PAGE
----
“I didn’t abandon her. I left her with Caven.”

“So that makes it better?”

“I figured you’d be fucking ecstatic. He always kept you safe.”

I closed my eyes, tears born in frustration flowing down my cheeks.

How did she not understand this?

How could she breathe a single breath knowing there was a little girl out there growing up without a mother?

How did her heart continue beating knowing she’d given up the only family we’d ever have?

How could she have closed her eyes at night for over three years without the regret consuming her?

It had only been a day since I’d found out about that baby and I was crippled by those emotions.

She had a daughter. How had she just left her and then gone on with her life?

I shook my head. “If Mom and Dad could see you now… Jesus, Hadley. You named her after Mom and then gave her away.”

Her eyes flashed dark, her hands balling into fists at her sides. “I didn’t give her away. I gave her to someone who could take care of her.”

“I could have taken care of her!”

A malevolent smirk pulled at her lips as she stepped toward me. Her hand went to my side, directly over my scar.

I winced, knowing where this was going.

She was high. She had no filter when she was using. But this was a new low.

Thanks to Malcom Lowe’s bullet, having children was officially off the table for me. I’d known it since I was a kid myself, but the older I got, the more it seemed to matter. It was the wound that never stopped giving. A scar that wouldn’t heal. The loss of a future I never got to choose.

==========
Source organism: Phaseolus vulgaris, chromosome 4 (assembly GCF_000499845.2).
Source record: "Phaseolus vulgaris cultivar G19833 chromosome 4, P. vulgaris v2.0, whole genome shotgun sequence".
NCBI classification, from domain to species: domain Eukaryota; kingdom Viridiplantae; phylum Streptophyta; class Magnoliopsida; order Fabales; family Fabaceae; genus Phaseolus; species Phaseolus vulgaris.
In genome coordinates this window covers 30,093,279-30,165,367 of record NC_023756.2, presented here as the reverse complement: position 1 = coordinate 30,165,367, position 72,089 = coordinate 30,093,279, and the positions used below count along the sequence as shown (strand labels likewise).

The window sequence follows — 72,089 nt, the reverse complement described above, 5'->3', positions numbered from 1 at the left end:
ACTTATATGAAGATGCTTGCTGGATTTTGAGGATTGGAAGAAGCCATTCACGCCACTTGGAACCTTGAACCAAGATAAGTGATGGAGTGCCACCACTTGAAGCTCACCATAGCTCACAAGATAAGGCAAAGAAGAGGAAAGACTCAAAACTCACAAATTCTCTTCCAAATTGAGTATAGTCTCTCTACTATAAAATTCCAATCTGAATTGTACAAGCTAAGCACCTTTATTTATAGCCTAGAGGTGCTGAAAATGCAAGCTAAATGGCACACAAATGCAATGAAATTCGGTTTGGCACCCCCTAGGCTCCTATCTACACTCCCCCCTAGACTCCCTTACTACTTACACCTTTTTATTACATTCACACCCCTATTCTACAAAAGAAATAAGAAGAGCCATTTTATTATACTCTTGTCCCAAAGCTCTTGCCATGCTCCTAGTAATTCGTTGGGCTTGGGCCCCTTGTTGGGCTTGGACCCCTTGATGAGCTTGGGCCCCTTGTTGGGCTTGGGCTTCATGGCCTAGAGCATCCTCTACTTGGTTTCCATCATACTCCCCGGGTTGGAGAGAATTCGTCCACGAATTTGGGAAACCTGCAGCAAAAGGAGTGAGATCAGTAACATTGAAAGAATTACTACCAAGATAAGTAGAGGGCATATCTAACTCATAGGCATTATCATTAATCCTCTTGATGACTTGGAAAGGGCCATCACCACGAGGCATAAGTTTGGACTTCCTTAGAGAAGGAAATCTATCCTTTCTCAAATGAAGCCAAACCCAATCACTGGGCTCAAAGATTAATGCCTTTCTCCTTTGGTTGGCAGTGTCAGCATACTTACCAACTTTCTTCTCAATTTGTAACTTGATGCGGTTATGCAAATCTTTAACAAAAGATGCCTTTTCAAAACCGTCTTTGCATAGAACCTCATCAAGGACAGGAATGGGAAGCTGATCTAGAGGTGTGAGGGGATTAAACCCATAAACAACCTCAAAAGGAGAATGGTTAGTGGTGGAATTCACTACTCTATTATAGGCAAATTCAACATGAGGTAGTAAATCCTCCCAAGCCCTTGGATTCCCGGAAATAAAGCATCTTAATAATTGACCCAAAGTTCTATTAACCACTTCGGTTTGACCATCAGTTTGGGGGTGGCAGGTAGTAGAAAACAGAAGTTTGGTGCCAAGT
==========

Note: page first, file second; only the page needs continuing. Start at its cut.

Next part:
I hated her for what she was about to say.

I hated her for what she knew about me.

But most of all, I hated her because she knew it all and was going to say it anyway.

She gave my scar a squeeze. “I’ve spent my entire life wishing I could be you. How’s it feel to finally wish you could be me?”

“I hate you,” I breathed, the gaping hole she’d carved making it nearly impossible to speak.

She released me, stepping away, but her gaze never left mine. “No, you don’t. You hate me because I fucked Caven. You hate me for being able to carry a baby. You hate me for seeking the truth. But you don’t hate me, Willow. And you never will.” She lifted a shoulder in a shrug as though she’d just disagreed with me about what to have for dinner that night. “That’s your biggest problem. You can’t let go because you’re scared you’re the one who’s going to end up alone this time.”

She was wrong.

I fucking hated her.

I loathed her.

I wished she’d disappear and never look back.

But I could never let go of the idea that, deep down, my sister was still inside the broken shell of this woman.



And waiting to be found again.